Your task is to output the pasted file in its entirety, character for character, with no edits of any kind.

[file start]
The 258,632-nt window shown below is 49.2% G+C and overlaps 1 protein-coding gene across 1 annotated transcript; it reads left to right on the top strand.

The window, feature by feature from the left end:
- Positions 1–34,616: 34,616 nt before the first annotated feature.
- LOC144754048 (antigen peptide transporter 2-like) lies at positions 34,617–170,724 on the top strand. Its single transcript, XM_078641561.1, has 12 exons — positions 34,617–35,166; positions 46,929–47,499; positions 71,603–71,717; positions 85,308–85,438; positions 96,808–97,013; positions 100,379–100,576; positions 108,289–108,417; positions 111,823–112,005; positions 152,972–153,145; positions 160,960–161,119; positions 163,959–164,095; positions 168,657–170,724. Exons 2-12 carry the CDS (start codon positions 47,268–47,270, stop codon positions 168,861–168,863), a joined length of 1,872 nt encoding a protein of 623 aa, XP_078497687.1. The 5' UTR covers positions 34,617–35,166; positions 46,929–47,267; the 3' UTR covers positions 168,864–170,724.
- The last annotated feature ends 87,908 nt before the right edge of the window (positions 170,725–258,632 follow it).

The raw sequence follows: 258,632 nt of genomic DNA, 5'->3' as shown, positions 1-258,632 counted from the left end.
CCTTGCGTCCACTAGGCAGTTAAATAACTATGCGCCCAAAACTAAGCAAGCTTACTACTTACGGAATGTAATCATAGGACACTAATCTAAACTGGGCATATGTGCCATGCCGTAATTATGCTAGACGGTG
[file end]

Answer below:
The 258,632-nt window shown below is 49.2% G+C and overlaps 1 protein-coding gene across 1 annotated transcript; it reads left to right on the top strand.

The window, feature by feature from the left end:
- Positions 1–34,616: 34,616 nt before the first annotated feature.
- LOC144754048 (antigen peptide transporter 2-like) lies at positions 34,617–170,724 on the top strand. Its single transcript, XM_078641561.1, has 12 exons — positions 34,617–35,166; positions 46,929–47,499; positions 71,603–71,717; positions 85,308–85,438; positions 96,808–97,013; positions 100,379–100,576; positions 108,289–108,417; positions 111,823–112,005; positions 152,972–153,145; positions 160,960–161,119; positions 163,959–164,095; positions 168,657–170,724. Exons 2-12 carry the CDS (start codon positions 47,268–47,270, stop codon positions 168,861–168,863), a joined length of 1,872 nt encoding a protein of 623 aa, XP_078497687.1. The 5' UTR covers positions 34,617–35,166; positions 46,929–47,267; the 3' UTR covers positions 168,864–170,724.
- The last annotated feature ends 87,908 nt before the right edge of the window (positions 170,725–258,632 follow it).

The raw sequence follows: 258,632 nt of genomic DNA, 5'->3' as shown, positions 1-258,632 counted from the left end.
CCTTGCGTCCACTAGGCAGTTAAATAACTATGCGCCCAAAACTAAGCAAGCTTACTACTTACGGAATGTAATCATAGGACACTAATCTAAACTGGGCATATGTGCCATGCCGTAATTATGCTAGACGGTG